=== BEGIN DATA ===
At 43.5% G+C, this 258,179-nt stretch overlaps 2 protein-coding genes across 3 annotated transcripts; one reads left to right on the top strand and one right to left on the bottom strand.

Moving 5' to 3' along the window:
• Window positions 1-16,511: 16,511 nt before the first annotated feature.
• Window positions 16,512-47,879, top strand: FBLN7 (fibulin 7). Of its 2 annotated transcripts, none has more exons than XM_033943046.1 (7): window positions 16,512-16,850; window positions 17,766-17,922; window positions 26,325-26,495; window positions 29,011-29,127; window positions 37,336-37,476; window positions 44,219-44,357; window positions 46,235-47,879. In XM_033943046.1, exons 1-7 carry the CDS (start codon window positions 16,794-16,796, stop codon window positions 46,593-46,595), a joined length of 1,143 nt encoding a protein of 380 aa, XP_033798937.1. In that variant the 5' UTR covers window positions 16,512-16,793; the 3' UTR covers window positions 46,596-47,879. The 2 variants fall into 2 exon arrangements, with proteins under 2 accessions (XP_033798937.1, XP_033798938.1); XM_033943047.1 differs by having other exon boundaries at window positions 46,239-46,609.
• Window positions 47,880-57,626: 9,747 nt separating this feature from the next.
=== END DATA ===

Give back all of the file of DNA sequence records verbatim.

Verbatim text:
At 43.5% G+C, this 258,179-nt stretch overlaps 2 protein-coding genes across 3 annotated transcripts; one reads left to right on the top strand and one right to left on the bottom strand.

Moving 5' to 3' along the window:
• Window positions 1-16,511: 16,511 nt before the first annotated feature.
• Window positions 16,512-47,879, top strand: FBLN7 (fibulin 7). Of its 2 annotated transcripts, none has more exons than XM_033943046.1 (7): window positions 16,512-16,850; window positions 17,766-17,922; window positions 26,325-26,495; window positions 29,011-29,127; window positions 37,336-37,476; window positions 44,219-44,357; window positions 46,235-47,879. In XM_033943046.1, exons 1-7 carry the CDS (start codon window positions 16,794-16,796, stop codon window positions 46,593-46,595), a joined length of 1,143 nt encoding a protein of 380 aa, XP_033798937.1. In that variant the 5' UTR covers window positions 16,512-16,793; the 3' UTR covers window positions 46,596-47,879. The 2 variants fall into 2 exon arrangements, with proteins under 2 accessions (XP_033798937.1, XP_033798938.1); XM_033943047.1 differs by having other exon boundaries at window positions 46,239-46,609.
• Window positions 47,880-57,626: 9,747 nt separating this feature from the next.